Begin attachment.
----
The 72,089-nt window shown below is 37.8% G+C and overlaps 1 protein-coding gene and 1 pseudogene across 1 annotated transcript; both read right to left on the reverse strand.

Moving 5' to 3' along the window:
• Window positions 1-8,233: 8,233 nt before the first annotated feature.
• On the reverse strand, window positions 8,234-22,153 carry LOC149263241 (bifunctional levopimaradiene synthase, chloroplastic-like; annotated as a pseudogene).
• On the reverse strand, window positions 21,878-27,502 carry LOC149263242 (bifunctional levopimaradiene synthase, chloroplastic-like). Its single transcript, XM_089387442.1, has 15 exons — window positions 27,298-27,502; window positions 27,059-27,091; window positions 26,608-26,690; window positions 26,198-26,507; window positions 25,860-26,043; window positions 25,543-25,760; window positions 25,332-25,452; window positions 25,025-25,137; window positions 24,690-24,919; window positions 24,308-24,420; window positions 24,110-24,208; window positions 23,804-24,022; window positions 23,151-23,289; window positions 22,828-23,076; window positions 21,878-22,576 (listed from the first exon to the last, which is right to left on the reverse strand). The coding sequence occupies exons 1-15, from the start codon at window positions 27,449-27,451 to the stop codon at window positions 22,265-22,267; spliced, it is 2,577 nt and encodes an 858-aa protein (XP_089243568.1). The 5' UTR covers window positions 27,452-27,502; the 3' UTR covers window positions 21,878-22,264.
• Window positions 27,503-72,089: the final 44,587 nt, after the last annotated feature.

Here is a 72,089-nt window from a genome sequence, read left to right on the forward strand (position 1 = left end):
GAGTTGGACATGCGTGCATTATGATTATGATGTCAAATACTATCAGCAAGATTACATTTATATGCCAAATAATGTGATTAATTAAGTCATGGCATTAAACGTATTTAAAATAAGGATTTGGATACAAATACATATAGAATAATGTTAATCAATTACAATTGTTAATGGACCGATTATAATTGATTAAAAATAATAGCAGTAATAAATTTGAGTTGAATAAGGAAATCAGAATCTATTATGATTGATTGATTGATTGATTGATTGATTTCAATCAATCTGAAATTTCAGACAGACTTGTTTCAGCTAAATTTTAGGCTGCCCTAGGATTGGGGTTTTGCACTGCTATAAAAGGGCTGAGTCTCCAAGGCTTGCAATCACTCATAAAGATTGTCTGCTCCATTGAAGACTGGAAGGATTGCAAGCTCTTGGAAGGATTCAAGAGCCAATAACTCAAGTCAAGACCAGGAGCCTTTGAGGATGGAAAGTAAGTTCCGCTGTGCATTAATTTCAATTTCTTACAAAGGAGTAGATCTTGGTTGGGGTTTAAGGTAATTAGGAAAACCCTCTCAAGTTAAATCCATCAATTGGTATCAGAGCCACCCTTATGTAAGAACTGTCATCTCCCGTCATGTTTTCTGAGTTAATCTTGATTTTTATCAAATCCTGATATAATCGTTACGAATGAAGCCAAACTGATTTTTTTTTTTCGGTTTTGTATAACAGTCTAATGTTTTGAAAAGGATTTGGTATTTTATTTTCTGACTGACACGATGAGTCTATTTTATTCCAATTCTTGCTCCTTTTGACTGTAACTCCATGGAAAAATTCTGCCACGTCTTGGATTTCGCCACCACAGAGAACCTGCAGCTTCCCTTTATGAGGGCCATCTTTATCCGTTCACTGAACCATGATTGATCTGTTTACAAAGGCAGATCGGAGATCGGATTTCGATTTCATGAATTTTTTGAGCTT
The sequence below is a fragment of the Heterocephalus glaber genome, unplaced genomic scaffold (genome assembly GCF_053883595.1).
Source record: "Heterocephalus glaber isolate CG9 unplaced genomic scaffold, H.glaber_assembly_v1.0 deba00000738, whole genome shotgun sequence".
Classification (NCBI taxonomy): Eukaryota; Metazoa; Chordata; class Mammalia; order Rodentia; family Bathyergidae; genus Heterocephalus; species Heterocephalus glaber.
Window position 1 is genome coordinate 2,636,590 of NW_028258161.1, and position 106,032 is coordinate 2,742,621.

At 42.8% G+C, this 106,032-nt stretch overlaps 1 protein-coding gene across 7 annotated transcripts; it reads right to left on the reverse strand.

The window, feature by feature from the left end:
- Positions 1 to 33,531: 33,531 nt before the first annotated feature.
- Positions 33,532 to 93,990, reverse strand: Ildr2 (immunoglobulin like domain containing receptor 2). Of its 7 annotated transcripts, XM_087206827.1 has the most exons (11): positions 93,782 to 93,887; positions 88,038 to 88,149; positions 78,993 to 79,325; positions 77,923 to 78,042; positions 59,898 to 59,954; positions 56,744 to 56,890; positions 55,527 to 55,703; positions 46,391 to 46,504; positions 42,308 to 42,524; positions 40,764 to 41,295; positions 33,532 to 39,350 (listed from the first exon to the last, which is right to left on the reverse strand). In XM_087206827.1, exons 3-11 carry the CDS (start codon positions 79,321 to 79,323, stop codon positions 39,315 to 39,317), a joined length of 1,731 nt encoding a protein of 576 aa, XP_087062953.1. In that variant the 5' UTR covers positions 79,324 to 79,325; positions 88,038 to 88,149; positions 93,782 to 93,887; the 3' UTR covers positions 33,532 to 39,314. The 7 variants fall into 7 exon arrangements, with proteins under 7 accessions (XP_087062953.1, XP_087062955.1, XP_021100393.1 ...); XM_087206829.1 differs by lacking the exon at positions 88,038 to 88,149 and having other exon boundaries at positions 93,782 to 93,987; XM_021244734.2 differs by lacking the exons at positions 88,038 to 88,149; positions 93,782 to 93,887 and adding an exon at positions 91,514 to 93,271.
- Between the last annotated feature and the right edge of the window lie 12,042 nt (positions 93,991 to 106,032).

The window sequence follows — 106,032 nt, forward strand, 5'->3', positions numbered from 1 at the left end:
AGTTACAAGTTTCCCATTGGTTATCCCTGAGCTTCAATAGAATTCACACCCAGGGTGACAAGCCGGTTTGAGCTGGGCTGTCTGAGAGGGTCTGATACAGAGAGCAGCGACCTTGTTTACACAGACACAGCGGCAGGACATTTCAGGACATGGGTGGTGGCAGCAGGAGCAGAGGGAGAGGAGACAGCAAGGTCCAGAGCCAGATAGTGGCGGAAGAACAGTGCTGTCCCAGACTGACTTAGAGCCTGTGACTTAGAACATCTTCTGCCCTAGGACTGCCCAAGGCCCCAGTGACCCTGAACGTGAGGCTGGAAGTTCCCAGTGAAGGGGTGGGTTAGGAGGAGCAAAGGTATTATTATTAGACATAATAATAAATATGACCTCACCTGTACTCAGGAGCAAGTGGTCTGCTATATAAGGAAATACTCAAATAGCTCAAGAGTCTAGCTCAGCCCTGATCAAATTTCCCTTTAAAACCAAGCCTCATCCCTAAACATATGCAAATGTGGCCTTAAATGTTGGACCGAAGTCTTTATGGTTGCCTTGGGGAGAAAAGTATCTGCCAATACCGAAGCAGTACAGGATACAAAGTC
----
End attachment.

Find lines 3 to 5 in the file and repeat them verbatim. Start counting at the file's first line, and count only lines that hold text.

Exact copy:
• Window positions 1-8,233: 8,233 nt before the first annotated feature.
• On the reverse strand, window positions 8,234-22,153 carry LOC149263241 (bifunctional levopimaradiene synthase, chloroplastic-like; annotated as a pseudogene).
• On the reverse strand, window positions 21,878-27,502 carry LOC149263242 (bifunctional levopimaradiene synthase, chloroplastic-like). Its single transcript, XM_089387442.1, has 15 exons — window positions 27,298-27,502; window positions 27,059-27,091; window positions 26,608-26,690; window positions 26,198-26,507; window positions 25,860-26,043; window positions 25,543-25,760; window positions 25,332-25,452; window positions 25,025-25,137; window positions 24,690-24,919; window positions 24,308-24,420; window positions 24,110-24,208; window positions 23,804-24,022; window positions 23,151-23,289; window positions 22,828-23,076; window positions 21,878-22,576 (listed from the first exon to the last, which is right to left on the reverse strand). The coding sequence occupies exons 1-15, from the start codon at window positions 27,449-27,451 to the stop codon at window positions 22,265-22,267; spliced, it is 2,577 nt and encodes an 858-aa protein (XP_089243568.1). The 5' UTR covers window positions 27,452-27,502; the 3' UTR covers window positions 21,878-22,264.